In a scene ripped from today’s headlines, Reed Farrel Coleman’s gripping new novel, Where It Hurts (G.P. Putnam’s Sons), focuses on the controversial contents of a Suffolk County police chief’s duffel bag.
“The timing of this couldn’t be better for me,” Coleman said, as he prepares for a book tour which starts on Tuesday, Jan. 26, at 7 p.m., in Lake Grove, his hometown. The Coney Island native will mark on that day the publication of his 23rd book at Smith Haven Mall’s Barnes & Noble. Coleman is also in New York on Thursday, Feb. 11, at 7 p.m., at The Mysterious Bookshop, 58 Warren St., in lower Manhattan.
“A crime writer’s job is to take what happens in life, and supply his or her own explanation of why it happened,” Coleman stated, acknowledging portions of his fictional work were inspired by former Suffolk County police chief James Burke. Burke was indicted in December 2015, stemming from an incident in which he allegedly assaulted a suspect who gained access to Burke’s duffel bag. In Where It Hurts, Jimmy Regan is the Suffolk police chief who has a checkered past performance chart.
Gus Murphy, Coleman’s protagonist, is a retired Suffolk County police officer whose tranquil life in Commack is upended by the sudden death of his teenaged son, John, who died of an undetected heart defect. Murphy’s marriage dissolves soon thereafter and his relationship with his daughter becomes strained. Near the start of Where It Hurts, readers learn Murphy is living in Bohemia at a hotel for whom he drives a courtesy van to, and from, MacArthur Airport. Murphy’s investigative instincts reappear, and his mourning subsides, after a father and his adult son are murdered in separate incidents. One thing he quickly learns is his former Suffolk County Police Department (SCPD) colleagues are in no rush to find the murderers of either Tommy or TJ Delcamino.
“Goodhearted, diligent people make for a safe and stable environment in which to raise a family, but they make for boring crime fiction,” Coleman wrote, in an author’s note at the end of Where It Hurts. In that same missive, he praises the SCPD personnel with whom he has crossed paths. Lest anyone think the novelist has an inside source, no one in his immediate family works in law enforcement. His wife, Rosanne, is chief occupational therapist at Western Suffolk BOCES and their 20-something-year-old children reside in Brooklyn. Kaitlin, a Hunter College alumna, has her own cat-sitting business and Dylan is a personal trainer and an illustrator, having graduated from the Fashion Institute of Technology (FIT).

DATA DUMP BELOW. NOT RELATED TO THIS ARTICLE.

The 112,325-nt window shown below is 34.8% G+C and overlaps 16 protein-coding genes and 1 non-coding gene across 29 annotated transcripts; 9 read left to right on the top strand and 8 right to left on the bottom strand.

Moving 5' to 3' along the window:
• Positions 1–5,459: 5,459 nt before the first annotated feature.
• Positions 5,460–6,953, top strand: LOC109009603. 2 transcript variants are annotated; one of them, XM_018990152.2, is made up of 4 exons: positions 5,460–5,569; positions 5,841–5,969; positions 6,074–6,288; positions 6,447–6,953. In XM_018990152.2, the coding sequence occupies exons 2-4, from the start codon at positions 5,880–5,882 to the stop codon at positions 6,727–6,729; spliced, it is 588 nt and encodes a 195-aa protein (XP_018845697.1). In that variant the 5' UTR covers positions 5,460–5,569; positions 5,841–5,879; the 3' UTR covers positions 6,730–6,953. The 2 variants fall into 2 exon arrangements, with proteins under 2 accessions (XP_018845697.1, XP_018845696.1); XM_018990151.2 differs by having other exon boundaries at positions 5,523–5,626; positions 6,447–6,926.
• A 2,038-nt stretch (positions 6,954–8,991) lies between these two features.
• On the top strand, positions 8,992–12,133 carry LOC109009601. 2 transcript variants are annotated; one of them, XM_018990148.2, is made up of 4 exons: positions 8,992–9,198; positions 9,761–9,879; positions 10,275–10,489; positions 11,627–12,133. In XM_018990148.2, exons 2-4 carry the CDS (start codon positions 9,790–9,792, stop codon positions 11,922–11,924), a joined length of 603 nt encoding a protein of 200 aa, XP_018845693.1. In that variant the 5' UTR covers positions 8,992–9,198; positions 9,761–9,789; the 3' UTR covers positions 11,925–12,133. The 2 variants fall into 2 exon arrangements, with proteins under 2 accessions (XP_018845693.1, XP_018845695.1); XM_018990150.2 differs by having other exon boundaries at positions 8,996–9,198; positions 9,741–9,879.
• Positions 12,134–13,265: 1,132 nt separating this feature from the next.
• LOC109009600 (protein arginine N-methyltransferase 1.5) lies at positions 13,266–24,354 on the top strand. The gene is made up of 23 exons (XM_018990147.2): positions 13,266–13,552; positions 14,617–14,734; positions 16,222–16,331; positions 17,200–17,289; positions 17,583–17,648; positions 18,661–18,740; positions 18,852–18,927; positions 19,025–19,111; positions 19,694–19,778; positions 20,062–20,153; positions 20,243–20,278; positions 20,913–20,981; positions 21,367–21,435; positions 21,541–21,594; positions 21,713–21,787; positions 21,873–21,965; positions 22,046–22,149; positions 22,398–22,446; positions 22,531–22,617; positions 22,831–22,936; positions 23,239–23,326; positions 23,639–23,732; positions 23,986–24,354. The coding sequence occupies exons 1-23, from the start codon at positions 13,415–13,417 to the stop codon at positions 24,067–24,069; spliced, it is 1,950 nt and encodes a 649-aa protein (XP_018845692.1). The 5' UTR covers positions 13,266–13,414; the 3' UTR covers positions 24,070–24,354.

“I spent a lot of my life not trying to be a writer,” Coleman continued, explaining it was an adult education course at his alma mater, Brooklyn College, which got him hooked on crime fiction in the late 1980s. “It took me two-and-a-half years to write my first novel,” he added, referring to Life Goes Sleeping. It was published in 1991 by Permanent Press, in Sag Harbor.
Before finding success as a full-time author, Coleman was a waiter, an oil truck driver, and a freight forwarder at John F. Kennedy International Airport. These days, he’s winning rave reviews from bestselling novelists, with Lee Child calling him “one of the greatest voices in contemporary fiction.” Child’s most famous character, Jack Reacher, was played in a 2012 motion picture by Tom Cruise. Will Hollywood want to do a film adaption of Gus Murphy? Coleman says that will be for others to decide.
“I devote my energies to writing the best book I can write,” Coleman said.
Mike Barry, vice president of media relations for an insurance industry trade group, has worked in government and journalism. He can be reached at firstname.lastname@example.org. The views expressed in this column are not necessarily those of the publisher or Anton Media Group.